One of the sessions was specifically about the need for libraries to go fine free. There were three presenters and each of them talked about how they did the research and it showed that fines were keeping the most vulnerable and marginalized groups in our socety, the very people who needed the library the most, from using the library. They crunched the numbers regarding the local service populations and blocked cards and found that the largest percentage of those blocked cards were from households living in poverty, where paying even a small fine would be a huge hurdle. This meant that those households weren’t using the library. But more than that, they had developed a negative view of the library. Each of the libraries stated that they first implemented automatic renewals to help alleviate this problem but eventually went to fine free. This resulted in many positive outcomes: staff were happier because they didn’t have to fight with patrons about small fines, circulation went up, the public had more positive feelings about the library, and the most vulnerable populations were once again able to use the library resources and services that they needed to. Going fine free helped these libraries better meet the library’s mission and goals. I am a big advocate for going fine free and hope that every library out there is seriously considering doing so moving forward.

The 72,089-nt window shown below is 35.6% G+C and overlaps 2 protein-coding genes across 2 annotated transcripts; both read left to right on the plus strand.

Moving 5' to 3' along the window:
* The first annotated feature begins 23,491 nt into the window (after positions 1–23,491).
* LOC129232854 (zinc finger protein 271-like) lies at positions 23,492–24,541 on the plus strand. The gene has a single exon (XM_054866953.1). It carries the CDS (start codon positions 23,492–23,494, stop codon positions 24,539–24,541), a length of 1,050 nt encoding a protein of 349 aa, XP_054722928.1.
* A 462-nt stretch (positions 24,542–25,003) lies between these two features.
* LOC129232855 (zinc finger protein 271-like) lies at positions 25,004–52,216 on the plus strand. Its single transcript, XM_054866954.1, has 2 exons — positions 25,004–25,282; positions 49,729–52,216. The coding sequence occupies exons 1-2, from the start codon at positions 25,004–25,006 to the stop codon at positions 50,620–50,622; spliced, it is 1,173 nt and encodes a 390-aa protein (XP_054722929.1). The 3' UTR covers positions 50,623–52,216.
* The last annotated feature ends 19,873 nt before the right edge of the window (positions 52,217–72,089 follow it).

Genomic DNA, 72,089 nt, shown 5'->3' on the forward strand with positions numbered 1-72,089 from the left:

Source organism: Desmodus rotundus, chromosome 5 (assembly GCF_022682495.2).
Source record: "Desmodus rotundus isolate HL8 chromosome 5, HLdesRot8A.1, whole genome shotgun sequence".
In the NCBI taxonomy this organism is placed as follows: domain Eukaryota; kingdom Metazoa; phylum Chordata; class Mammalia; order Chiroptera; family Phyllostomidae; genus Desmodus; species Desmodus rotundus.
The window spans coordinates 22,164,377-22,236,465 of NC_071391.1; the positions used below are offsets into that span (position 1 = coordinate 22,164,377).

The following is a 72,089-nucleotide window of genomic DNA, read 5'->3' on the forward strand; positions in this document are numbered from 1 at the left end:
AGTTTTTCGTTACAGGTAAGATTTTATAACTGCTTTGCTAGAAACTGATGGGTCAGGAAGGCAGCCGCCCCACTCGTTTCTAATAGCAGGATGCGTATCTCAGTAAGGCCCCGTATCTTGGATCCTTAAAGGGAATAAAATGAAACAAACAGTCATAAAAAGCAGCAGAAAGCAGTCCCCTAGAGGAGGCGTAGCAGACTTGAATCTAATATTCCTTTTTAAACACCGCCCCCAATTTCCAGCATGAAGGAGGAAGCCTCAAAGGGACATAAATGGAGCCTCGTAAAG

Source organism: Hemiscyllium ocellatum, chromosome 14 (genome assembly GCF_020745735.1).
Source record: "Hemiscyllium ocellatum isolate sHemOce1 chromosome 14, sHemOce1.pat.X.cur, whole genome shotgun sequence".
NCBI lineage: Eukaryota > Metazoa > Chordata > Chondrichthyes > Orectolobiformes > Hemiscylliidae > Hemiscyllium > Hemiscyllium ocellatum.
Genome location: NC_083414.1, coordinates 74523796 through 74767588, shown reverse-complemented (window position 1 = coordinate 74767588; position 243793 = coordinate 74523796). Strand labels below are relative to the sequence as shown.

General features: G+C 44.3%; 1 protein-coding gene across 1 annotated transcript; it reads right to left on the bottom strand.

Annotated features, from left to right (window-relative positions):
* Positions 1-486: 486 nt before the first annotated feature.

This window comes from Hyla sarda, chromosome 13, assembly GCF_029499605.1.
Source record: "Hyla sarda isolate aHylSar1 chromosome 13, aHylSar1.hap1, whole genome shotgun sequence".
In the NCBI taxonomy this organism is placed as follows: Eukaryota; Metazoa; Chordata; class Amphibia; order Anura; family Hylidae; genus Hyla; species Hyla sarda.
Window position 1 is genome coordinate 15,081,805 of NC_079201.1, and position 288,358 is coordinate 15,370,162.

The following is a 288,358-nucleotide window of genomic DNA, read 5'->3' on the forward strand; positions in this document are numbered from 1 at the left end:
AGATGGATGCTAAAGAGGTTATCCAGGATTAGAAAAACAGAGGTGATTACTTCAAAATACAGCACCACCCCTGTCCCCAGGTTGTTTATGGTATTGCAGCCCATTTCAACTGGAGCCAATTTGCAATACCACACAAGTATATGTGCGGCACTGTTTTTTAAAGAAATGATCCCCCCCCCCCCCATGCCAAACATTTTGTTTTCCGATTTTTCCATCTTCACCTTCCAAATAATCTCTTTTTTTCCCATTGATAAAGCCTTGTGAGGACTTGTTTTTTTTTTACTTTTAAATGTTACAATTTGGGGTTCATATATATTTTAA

There were a lot of other interesting things discussed at this event and I’ll be thinking about parts of it for a while. Since this event was geared towards library directors, it was interesting to get an inside glimpse of the types of things that directors are thinking about, talking about, and working towards. There was a lot of discussion of strategic planning, meeting goals, deciding what service populations were most under-served and how best to meet their needs, staff buy-in, and staff support and development. I also got to hear first hand a lot of the obstacles these directors face in trying to best serve their goals, including local politics and ordinances, budgets and, unsurprisingly, staff buy-in.

This was a very interesting event to get to glance behind the curtain and I’m glad I had the opportunity to do so. Don’t worry, I don’t suddenly want to be a library director, I feel genuinely called to be a YA Librarian. But it was nice to see a lot of good directors thinking and talking about a lot of the same things I hear my fellow YA Librarians discussing. I know that many of us don’t often feel supported by administration, but there are a lot of directors out there who are listening.